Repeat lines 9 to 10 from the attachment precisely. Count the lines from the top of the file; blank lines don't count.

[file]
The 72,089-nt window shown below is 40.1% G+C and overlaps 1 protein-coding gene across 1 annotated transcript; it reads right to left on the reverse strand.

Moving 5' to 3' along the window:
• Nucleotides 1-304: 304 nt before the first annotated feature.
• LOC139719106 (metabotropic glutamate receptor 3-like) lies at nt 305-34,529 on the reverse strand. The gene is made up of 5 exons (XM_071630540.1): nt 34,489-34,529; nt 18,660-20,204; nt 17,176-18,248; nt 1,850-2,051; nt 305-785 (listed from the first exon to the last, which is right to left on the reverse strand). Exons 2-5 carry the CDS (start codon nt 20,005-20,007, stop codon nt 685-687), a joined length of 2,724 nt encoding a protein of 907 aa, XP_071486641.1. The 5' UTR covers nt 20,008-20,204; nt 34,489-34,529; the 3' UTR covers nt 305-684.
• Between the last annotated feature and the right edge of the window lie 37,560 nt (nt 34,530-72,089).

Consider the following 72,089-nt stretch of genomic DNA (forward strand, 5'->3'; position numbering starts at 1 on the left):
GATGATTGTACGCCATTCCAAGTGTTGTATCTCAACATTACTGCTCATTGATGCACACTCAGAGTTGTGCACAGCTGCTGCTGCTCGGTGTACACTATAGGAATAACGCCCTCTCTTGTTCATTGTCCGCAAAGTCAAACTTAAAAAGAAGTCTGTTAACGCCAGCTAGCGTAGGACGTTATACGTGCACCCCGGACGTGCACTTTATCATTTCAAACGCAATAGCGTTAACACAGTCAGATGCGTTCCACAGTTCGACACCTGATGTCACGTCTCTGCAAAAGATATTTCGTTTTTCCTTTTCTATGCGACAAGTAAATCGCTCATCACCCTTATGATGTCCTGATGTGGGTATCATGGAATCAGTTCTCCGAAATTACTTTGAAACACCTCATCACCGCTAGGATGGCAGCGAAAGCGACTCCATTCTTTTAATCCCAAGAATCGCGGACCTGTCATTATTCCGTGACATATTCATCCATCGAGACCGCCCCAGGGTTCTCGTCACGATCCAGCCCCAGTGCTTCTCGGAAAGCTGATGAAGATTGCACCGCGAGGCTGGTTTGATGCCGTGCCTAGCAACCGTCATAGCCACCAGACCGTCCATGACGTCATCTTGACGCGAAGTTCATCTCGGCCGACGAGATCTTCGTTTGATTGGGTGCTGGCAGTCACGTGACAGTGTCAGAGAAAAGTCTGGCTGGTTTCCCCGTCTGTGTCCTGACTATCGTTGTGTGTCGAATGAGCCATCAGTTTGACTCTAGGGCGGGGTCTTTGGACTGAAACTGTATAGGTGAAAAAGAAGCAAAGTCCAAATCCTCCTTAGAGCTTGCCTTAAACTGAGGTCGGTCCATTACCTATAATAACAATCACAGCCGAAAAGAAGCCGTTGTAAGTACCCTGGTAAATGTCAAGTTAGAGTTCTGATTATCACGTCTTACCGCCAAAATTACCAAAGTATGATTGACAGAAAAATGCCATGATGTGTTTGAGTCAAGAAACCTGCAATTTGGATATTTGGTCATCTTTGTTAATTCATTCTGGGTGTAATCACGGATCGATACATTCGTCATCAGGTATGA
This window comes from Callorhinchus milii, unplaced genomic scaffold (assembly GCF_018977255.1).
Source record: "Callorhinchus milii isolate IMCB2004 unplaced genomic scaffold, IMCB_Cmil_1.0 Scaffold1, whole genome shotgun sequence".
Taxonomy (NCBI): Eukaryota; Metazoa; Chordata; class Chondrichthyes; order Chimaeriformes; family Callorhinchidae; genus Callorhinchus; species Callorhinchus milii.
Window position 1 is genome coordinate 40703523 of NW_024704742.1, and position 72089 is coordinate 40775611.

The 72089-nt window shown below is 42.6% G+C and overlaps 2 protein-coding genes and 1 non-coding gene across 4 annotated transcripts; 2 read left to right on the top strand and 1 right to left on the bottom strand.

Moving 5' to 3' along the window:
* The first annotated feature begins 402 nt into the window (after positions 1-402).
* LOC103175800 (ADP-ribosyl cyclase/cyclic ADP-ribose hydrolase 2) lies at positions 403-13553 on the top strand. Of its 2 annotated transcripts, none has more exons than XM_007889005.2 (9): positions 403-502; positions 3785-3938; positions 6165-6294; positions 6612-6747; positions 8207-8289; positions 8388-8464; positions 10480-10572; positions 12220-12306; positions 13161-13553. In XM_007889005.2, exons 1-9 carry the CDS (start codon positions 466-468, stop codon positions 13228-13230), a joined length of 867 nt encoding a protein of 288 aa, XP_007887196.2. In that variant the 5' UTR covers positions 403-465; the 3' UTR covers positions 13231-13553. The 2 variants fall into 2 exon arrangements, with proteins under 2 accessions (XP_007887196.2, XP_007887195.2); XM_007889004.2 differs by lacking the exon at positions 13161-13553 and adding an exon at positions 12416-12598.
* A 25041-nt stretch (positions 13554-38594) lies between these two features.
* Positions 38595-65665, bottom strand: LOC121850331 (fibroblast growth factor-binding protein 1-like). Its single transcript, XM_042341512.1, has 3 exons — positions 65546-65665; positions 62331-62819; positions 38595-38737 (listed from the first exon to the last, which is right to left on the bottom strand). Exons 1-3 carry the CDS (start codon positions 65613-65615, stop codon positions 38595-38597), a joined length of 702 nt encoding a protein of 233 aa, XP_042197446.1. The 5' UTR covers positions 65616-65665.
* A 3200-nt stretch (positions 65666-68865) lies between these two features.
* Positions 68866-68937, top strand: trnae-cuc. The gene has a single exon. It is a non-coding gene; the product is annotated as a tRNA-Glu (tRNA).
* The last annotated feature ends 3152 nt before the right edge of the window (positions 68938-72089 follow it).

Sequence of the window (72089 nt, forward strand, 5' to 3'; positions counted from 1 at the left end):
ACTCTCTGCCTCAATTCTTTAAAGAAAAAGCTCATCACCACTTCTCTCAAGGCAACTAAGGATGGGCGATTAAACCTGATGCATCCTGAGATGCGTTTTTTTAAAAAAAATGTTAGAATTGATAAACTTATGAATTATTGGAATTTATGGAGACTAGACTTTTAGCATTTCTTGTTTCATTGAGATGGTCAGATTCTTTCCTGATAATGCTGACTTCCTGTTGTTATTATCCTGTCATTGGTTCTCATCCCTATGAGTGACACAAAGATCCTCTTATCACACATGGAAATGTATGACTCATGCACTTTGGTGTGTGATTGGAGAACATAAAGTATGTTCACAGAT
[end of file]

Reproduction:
Source record: "Callorhinchus milii isolate IMCB2004 unplaced genomic scaffold, IMCB_Cmil_1.0 Scaffold1, whole genome shotgun sequence".
Taxonomy (NCBI): Eukaryota; Metazoa; Chordata; class Chondrichthyes; order Chimaeriformes; family Callorhinchidae; genus Callorhinchus; species Callorhinchus milii.